Retro Records Review

By Marc Saltzman |

If you fell asleep playing Tetris in a music store and had a dream, it might look something like Retro Records. In this fast-paced puzzle game, you find out your uncle left you a record store full of thousands of albums but everything is completely unorganized. So, in order to reopen to the public, you must put all the correct records in its proper album jacket.

Sound easy? Think again. While you’ll enjoy listening to music along the way, this is no easy feat. Here’s the scoop:

Your goal is to drag and drop album covers into one of three crates in the middle of the screen. You choose which one of the 15 available covers you need based on the photo displayed in the middle of the falling records. For example, if you see a picture of green grass in the middle of one of the record, you will see it match an album jacket on the right side of the screen, and you must let the record fall into this correct jacket. Problem is, you’ll have three records to match at any given time.

If you put the wrong album jacket in the column or if you let a record fall to the floor, it then breaks, which pushes the crate up a little towards the top of the screen (therefore making it more difficult to drag and drop the correct album jacket in time). Also making it harder to make a match is when records spin around in a clockwise fashion (or flip from A-side to B-side), both of which temporarily obstructs your view of the cover.

Bonus points are awarded for using one of the wild card "joker" power-ups, which looks like a turntable, not to mention you’ll hear some music playing once you do so. The genre of music you’ll hear is related to the album that fell onto this turntable power-up. Other power-ups need to be unlocked by playing well, such as a gold record that lines the outside of the album cover (when paired with the correct jacket, will remove one of the broken records in this column). Similarly, a "45 adaptor" can also be dragged and dropped onto a crate to remove a broken record. A platinum power-up will remove all broken records in that column. A clock power-up will temporarily slow down the falling records so you can catch your breath.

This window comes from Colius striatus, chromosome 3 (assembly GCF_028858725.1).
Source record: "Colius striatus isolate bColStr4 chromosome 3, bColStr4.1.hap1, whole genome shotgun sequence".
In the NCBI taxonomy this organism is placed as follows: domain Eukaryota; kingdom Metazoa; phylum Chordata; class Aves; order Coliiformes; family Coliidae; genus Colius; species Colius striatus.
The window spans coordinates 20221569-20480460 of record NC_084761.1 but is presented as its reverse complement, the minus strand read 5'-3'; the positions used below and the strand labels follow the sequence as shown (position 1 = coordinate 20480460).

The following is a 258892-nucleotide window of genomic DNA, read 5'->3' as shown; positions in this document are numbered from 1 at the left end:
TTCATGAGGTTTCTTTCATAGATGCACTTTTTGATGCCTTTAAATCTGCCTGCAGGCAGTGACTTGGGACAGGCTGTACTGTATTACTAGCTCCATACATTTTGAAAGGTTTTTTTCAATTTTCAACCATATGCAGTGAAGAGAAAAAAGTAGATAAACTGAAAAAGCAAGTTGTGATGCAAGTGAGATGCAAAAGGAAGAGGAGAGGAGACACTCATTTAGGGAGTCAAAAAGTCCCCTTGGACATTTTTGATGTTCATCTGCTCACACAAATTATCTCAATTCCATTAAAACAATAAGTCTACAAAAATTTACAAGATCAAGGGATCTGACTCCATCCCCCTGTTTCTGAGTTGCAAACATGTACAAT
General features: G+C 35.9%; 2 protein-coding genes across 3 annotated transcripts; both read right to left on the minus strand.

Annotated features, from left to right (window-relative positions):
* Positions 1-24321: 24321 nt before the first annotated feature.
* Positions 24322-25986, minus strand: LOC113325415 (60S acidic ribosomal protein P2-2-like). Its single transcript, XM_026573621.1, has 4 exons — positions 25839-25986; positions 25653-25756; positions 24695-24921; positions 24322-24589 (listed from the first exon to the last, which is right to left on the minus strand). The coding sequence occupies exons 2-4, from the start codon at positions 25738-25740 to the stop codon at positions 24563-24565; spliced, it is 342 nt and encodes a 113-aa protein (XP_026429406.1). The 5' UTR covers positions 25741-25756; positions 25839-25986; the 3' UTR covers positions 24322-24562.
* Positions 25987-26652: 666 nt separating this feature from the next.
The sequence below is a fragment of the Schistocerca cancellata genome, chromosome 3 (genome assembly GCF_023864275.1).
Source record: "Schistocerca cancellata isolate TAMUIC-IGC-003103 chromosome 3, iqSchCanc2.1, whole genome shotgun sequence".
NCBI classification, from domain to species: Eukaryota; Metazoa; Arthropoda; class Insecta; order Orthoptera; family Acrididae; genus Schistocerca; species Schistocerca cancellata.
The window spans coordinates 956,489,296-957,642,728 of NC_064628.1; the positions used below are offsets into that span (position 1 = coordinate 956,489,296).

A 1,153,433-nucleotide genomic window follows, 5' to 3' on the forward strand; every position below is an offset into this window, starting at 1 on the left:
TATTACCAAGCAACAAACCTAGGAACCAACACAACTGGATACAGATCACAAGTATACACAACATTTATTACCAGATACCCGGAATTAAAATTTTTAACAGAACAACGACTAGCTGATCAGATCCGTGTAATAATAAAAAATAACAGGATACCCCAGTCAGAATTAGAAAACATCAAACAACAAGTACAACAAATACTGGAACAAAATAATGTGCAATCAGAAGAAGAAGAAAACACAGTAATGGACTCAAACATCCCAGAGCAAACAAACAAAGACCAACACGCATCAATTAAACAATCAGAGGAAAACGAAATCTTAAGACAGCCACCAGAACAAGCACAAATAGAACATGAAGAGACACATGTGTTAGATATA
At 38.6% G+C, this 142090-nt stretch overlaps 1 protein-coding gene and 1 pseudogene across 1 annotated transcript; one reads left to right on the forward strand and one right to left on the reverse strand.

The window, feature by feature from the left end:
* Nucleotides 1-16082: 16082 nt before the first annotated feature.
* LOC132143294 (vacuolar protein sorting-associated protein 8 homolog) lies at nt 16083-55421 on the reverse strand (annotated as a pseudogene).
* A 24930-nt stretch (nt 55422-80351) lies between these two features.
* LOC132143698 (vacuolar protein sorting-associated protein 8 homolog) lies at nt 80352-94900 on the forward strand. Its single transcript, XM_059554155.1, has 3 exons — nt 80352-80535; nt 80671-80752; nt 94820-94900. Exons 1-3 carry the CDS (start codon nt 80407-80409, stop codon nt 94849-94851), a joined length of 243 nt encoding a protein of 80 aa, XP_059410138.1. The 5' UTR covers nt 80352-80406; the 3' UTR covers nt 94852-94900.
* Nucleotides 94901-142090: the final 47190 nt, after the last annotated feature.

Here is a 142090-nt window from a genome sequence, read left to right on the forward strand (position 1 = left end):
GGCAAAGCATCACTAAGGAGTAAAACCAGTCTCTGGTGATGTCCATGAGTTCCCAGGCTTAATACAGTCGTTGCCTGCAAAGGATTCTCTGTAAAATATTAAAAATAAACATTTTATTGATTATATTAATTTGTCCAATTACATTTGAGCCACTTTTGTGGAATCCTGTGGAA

You can also collect rare records which go on your wall from the main menu screen.

Every few levels or so, a bonus mini-game plays out like "Memory" or "Concentration," where you must turn over albums from and correctly match two in a row from 16 face-down albums, in order to remove them from the board.

Music fans will enjoying hearing the audio tracks including rock, jazz, hip-hop, classical, country, reggae, techno and other genres. Most album covers are from little-known and/or independent bands, but it doesn’t take away from the fun. Oddly, the only familiar album – and it’s a biggie – is The Beatles’ White Album, which is odd to see since it’s so huge yet there aren’t any other popular bands in this game at all. From the main page you can click on your records (in the Inventory section) and in many cases it launches a website where you can buy the real CD. In other cases, it just takes you to the Retro Records website.

You can, if you choose, add your own album art if you’re willing to read some Amazon Listmania information on how to do it (regrettably, it’s not as easy as simply uploading a .jpg file).

While quite fun and fresh, the game can get difficult very quickly — but at least when you start a new game it remembers the rare records you found as well as give you access to unlocked power-ups. Also, there’s only one game mode, the graphics are average at best and because not all links take you to buy the CD when you click on it, Retro Records feels a bit unpolished, too (it is an independent game, after all).

But for music lovers in search of a fun – and frantic – arcade puzzle game will find Retro Records music to their ears.

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